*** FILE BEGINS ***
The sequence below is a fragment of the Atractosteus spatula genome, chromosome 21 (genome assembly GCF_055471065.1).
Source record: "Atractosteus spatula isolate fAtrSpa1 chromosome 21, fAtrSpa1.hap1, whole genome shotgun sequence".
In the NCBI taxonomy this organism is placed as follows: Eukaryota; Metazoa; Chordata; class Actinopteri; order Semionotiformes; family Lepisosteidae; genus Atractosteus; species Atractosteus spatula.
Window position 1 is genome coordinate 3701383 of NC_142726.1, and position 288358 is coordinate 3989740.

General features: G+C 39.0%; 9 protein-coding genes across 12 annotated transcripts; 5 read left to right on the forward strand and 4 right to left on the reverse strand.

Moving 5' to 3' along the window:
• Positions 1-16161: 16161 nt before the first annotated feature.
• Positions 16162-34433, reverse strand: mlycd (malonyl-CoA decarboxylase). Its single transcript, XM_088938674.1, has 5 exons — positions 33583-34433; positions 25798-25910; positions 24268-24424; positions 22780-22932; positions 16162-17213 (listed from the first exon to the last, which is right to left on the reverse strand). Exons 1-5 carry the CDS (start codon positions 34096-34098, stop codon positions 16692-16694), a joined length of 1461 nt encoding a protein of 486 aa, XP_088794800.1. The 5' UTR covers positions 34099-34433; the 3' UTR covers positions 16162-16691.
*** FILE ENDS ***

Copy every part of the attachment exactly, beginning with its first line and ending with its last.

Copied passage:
The sequence below is a fragment of the Atractosteus spatula genome, chromosome 21 (genome assembly GCF_055471065.1).
Source record: "Atractosteus spatula isolate fAtrSpa1 chromosome 21, fAtrSpa1.hap1, whole genome shotgun sequence".
In the NCBI taxonomy this organism is placed as follows: Eukaryota; Metazoa; Chordata; class Actinopteri; order Semionotiformes; family Lepisosteidae; genus Atractosteus; species Atractosteus spatula.
Window position 1 is genome coordinate 3701383 of NC_142726.1, and position 288358 is coordinate 3989740.

General features: G+C 39.0%; 9 protein-coding genes across 12 annotated transcripts; 5 read left to right on the forward strand and 4 right to left on the reverse strand.

Moving 5' to 3' along the window:
• Positions 1-16161: 16161 nt before the first annotated feature.
• Positions 16162-34433, reverse strand: mlycd (malonyl-CoA decarboxylase). Its single transcript, XM_088938674.1, has 5 exons — positions 33583-34433; positions 25798-25910; positions 24268-24424; positions 22780-22932; positions 16162-17213 (listed from the first exon to the last, which is right to left on the reverse strand). Exons 1-5 carry the CDS (start codon positions 34096-34098, stop codon positions 16692-16694), a joined length of 1461 nt encoding a protein of 486 aa, XP_088794800.1. The 5' UTR covers positions 34099-34433; the 3' UTR covers positions 16162-16691.